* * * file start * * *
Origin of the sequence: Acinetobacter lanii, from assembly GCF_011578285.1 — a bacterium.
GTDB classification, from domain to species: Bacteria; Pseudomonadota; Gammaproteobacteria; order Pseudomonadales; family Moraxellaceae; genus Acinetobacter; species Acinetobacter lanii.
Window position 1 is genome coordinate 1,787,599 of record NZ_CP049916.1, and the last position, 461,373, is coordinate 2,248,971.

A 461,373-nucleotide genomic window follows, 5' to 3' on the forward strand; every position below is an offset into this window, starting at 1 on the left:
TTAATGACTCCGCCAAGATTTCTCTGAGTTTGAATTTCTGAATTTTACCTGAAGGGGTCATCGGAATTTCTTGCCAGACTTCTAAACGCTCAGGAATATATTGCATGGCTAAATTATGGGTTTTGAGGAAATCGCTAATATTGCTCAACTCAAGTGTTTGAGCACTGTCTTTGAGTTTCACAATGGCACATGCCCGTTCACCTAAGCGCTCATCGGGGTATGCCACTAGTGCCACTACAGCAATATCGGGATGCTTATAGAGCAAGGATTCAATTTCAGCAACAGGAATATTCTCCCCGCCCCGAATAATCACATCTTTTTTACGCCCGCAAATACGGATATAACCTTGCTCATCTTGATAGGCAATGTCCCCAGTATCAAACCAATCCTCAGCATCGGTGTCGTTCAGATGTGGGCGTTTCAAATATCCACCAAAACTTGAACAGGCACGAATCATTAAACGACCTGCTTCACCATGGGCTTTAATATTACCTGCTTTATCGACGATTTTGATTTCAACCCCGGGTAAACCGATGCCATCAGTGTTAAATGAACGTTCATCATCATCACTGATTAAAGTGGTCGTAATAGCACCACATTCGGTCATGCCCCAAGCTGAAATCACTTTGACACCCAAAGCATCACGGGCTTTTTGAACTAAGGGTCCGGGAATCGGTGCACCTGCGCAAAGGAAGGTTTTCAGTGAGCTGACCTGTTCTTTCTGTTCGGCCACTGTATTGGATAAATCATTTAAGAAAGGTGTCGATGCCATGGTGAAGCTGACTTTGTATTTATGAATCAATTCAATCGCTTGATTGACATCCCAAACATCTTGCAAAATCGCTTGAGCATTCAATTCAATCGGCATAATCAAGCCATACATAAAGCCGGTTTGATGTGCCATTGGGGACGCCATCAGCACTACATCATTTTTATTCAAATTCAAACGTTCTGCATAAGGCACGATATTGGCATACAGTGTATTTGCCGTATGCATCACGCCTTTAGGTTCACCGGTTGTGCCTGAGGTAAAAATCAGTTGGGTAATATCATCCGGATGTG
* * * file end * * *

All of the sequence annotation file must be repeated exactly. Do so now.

Origin of the sequence: Acinetobacter lanii, from assembly GCF_011578285.1 — a bacterium.
GTDB classification, from domain to species: Bacteria; Pseudomonadota; Gammaproteobacteria; order Pseudomonadales; family Moraxellaceae; genus Acinetobacter; species Acinetobacter lanii.
Window position 1 is genome coordinate 1,787,599 of record NZ_CP049916.1, and the last position, 461,373, is coordinate 2,248,971.

A 461,373-nucleotide genomic window follows, 5' to 3' on the forward strand; every position below is an offset into this window, starting at 1 on the left:
TTAATGACTCCGCCAAGATTTCTCTGAGTTTGAATTTCTGAATTTTACCTGAAGGGGTCATCGGAATTTCTTGCCAGACTTCTAAACGCTCAGGAATATATTGCATGGCTAAATTATGGGTTTTGAGGAAATCGCTAATATTGCTCAACTCAAGTGTTTGAGCACTGTCTTTGAGTTTCACAATGGCACATGCCCGTTCACCTAAGCGCTCATCGGGGTATGCCACTAGTGCCACTACAGCAATATCGGGATGCTTATAGAGCAAGGATTCAATTTCAGCAACAGGAATATTCTCCCCGCCCCGAATAATCACATCTTTTTTACGCCCGCAAATACGGATATAACCTTGCTCATCTTGATAGGCAATGTCCCCAGTATCAAACCAATCCTCAGCATCGGTGTCGTTCAGATGTGGGCGTTTCAAATATCCACCAAAACTTGAACAGGCACGAATCATTAAACGACCTGCTTCACCATGGGCTTTAATATTACCTGCTTTATCGACGATTTTGATTTCAACCCCGGGTAAACCGATGCCATCAGTGTTAAATGAACGTTCATCATCATCACTGATTAAAGTGGTCGTAATAGCACCACATTCGGTCATGCCCCAAGCTGAAATCACTTTGACACCCAAAGCATCACGGGCTTTTTGAACTAAGGGTCCGGGAATCGGTGCACCTGCGCAAAGGAAGGTTTTCAGTGAGCTGACCTGTTCTTTCTGTTCGGCCACTGTATTGGATAAATCATTTAAGAAAGGTGTCGATGCCATGGTGAAGCTGACTTTGTATTTATGAATCAATTCAATCGCTTGATTGACATCCCAAACATCTTGCAAAATCGCTTGAGCATTCAATTCAATCGGCATAATCAAGCCATACATAAAGCCGGTTTGATGTGCCATTGGGGACGCCATCAGCACTACATCATTTTTATTCAAATTCAAACGTTCTGCATAAGGCACGATATTGGCATACAGTGTATTTGCCGTATGCATCACGCCTTTAGGTTCACCGGTTGTGCCTGAGGTAAAAATCAGTTGGGTAATATCATCCGGATGTG